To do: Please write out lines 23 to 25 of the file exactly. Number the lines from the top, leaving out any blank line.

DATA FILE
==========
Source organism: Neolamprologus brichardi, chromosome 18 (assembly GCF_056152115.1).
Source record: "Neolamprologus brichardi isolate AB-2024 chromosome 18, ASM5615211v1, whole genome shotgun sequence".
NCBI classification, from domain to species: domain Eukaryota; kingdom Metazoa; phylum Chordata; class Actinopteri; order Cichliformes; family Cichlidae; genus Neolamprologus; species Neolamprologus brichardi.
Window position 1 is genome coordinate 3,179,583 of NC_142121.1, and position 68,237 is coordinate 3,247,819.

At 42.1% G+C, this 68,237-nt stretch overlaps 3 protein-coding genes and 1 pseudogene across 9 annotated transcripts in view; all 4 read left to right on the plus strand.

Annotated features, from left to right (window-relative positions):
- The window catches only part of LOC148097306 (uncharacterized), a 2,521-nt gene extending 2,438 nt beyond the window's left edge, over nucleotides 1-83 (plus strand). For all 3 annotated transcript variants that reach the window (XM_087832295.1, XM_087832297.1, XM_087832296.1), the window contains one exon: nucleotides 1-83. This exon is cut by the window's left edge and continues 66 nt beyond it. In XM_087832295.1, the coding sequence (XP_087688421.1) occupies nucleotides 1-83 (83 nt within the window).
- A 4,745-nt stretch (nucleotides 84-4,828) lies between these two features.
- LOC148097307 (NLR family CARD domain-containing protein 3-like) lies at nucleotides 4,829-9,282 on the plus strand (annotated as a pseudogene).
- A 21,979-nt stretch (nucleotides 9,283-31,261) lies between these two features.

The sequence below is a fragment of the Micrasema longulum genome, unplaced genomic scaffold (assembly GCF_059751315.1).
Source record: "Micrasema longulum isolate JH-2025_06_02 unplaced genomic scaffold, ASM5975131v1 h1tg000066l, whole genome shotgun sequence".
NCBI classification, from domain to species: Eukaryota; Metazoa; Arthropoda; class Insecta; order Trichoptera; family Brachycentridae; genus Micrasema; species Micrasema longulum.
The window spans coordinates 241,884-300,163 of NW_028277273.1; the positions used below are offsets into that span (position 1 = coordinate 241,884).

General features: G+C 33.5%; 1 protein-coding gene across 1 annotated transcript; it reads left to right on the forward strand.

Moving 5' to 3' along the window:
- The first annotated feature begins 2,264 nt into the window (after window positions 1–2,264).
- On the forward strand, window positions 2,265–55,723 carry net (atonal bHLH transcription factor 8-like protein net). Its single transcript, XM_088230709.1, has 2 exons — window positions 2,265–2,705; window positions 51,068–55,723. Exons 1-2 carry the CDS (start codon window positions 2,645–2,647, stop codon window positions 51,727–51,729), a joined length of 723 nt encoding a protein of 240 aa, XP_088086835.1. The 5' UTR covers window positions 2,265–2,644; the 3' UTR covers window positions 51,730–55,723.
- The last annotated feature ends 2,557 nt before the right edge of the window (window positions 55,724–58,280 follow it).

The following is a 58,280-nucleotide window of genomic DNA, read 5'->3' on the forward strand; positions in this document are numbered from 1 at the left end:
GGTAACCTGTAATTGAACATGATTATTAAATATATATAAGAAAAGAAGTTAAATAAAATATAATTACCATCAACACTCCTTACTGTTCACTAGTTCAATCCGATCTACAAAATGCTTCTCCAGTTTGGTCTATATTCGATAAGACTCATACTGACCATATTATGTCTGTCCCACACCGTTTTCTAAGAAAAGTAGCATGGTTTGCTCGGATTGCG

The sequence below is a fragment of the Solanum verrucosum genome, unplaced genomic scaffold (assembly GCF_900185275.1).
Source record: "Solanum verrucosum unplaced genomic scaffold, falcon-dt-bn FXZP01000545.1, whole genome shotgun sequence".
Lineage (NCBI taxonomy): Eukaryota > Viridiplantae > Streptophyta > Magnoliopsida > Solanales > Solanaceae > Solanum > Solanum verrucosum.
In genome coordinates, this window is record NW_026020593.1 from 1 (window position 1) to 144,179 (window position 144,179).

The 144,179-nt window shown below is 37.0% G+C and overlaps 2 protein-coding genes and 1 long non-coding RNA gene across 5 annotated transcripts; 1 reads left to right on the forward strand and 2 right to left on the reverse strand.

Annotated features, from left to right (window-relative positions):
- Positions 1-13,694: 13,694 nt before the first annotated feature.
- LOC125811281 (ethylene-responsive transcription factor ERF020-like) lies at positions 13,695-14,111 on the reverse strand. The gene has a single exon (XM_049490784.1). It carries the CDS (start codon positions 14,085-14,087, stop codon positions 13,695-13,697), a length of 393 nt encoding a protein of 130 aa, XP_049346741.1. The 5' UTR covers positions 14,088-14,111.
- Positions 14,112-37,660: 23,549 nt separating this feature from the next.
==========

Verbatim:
Source record: "Solanum verrucosum unplaced genomic scaffold, falcon-dt-bn FXZP01000545.1, whole genome shotgun sequence".
Lineage (NCBI taxonomy): Eukaryota > Viridiplantae > Streptophyta > Magnoliopsida > Solanales > Solanaceae > Solanum > Solanum verrucosum.
In genome coordinates, this window is record NW_026020593.1 from 1 (window position 1) to 144,179 (window position 144,179).